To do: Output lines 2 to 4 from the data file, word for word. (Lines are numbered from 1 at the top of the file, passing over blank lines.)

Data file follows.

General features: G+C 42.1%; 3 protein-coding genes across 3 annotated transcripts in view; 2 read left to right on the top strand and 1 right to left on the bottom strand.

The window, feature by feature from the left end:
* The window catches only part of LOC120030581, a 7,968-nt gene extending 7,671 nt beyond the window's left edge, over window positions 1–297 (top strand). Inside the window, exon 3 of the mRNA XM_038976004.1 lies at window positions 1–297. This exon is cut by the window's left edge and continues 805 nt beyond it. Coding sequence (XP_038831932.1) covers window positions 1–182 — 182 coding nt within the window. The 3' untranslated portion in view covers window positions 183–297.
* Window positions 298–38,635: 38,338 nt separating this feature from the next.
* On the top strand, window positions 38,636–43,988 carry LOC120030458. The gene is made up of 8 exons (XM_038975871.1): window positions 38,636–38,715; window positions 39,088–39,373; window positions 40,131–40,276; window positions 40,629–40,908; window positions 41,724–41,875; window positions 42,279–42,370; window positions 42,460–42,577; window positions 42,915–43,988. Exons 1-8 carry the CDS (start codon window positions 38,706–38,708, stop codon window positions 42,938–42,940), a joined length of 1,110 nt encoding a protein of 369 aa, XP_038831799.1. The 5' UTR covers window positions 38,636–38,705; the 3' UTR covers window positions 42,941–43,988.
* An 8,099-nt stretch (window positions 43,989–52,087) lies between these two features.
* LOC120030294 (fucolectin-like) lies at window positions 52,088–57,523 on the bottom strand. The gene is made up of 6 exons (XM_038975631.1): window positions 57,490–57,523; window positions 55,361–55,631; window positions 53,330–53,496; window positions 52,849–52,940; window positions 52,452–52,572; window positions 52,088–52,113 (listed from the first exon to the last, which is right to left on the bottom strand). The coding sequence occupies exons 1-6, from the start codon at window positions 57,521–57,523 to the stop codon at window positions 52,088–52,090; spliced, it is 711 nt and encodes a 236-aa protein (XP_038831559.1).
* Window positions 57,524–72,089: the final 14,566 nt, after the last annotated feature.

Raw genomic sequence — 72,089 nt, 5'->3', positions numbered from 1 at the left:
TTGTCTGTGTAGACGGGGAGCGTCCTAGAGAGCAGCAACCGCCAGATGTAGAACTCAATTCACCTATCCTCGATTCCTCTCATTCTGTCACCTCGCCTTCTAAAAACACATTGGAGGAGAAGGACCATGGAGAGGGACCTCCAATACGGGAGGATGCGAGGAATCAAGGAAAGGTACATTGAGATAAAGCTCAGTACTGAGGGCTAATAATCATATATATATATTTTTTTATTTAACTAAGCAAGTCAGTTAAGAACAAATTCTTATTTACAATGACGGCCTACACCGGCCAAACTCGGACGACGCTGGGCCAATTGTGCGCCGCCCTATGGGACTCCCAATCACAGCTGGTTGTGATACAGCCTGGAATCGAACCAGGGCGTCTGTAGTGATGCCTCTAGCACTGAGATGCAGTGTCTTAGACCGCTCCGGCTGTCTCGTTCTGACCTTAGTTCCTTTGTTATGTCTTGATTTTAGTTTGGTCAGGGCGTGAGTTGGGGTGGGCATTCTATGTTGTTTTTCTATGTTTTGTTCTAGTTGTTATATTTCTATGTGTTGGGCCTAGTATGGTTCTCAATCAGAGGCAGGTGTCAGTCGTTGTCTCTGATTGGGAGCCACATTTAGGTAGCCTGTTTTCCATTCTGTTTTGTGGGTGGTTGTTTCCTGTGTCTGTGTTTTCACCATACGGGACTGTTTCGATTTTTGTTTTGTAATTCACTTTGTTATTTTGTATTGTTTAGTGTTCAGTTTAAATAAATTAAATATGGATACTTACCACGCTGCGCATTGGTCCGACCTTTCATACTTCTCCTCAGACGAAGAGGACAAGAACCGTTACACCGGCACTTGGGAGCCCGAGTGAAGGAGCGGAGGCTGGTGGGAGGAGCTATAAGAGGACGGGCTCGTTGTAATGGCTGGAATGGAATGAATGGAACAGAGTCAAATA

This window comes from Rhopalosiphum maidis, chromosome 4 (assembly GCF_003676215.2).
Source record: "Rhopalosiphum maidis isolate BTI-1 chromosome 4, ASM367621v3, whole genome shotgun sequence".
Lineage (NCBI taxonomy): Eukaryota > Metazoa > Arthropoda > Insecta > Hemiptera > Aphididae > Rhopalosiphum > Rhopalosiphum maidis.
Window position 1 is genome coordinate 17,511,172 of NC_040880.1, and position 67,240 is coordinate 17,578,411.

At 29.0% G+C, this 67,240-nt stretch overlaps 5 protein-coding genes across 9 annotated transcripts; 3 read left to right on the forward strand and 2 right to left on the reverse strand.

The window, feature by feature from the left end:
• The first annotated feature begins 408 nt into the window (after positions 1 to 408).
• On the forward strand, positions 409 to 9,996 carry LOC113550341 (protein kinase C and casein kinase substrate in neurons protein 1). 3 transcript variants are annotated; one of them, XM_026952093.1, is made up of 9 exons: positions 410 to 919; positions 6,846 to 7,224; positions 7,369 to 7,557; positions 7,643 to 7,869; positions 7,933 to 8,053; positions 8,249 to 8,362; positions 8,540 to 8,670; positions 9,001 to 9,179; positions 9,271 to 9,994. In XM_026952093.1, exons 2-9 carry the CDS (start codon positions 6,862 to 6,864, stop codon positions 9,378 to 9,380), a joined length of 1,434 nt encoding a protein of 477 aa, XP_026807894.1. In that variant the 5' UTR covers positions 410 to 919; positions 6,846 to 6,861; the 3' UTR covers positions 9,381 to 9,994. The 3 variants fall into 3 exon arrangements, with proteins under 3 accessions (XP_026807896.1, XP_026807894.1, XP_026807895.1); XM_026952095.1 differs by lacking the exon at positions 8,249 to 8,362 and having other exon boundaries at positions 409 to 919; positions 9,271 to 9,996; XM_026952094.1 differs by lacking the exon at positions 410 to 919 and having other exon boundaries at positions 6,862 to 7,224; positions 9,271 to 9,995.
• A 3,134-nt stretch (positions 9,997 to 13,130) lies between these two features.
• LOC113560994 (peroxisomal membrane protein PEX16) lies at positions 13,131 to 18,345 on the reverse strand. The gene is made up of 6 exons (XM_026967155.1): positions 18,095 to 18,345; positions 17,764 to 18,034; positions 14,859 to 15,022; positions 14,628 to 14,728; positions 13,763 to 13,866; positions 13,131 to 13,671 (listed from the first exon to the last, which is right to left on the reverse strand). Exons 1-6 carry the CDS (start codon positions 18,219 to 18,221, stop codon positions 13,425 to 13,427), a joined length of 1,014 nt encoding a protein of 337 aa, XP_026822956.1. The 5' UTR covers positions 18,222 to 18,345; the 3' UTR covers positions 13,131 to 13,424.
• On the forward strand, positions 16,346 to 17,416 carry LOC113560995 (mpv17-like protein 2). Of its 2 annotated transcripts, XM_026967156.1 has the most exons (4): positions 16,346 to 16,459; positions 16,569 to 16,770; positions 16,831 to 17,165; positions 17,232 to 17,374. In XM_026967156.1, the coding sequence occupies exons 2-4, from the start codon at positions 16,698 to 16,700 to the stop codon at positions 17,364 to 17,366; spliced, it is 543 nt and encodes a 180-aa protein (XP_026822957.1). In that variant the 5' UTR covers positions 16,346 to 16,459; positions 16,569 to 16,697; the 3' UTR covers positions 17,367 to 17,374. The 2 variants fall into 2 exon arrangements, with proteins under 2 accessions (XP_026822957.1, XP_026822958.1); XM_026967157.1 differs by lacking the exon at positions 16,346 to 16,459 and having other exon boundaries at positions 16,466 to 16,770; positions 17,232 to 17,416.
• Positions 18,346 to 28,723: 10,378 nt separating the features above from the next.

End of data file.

The window, feature by feature from the left end:
* The window catches only part of LOC120030581, a 7,968-nt gene extending 7,671 nt beyond the window's left edge, over window positions 1–297 (top strand). Inside the window, exon 3 of the mRNA XM_038976004.1 lies at window positions 1–297. This exon is cut by the window's left edge and continues 805 nt beyond it. Coding sequence (XP_038831932.1) covers window positions 1–182 — 182 coding nt within the window. The 3' untranslated portion in view covers window positions 183–297.
* Window positions 298–38,635: 38,338 nt separating this feature from the next.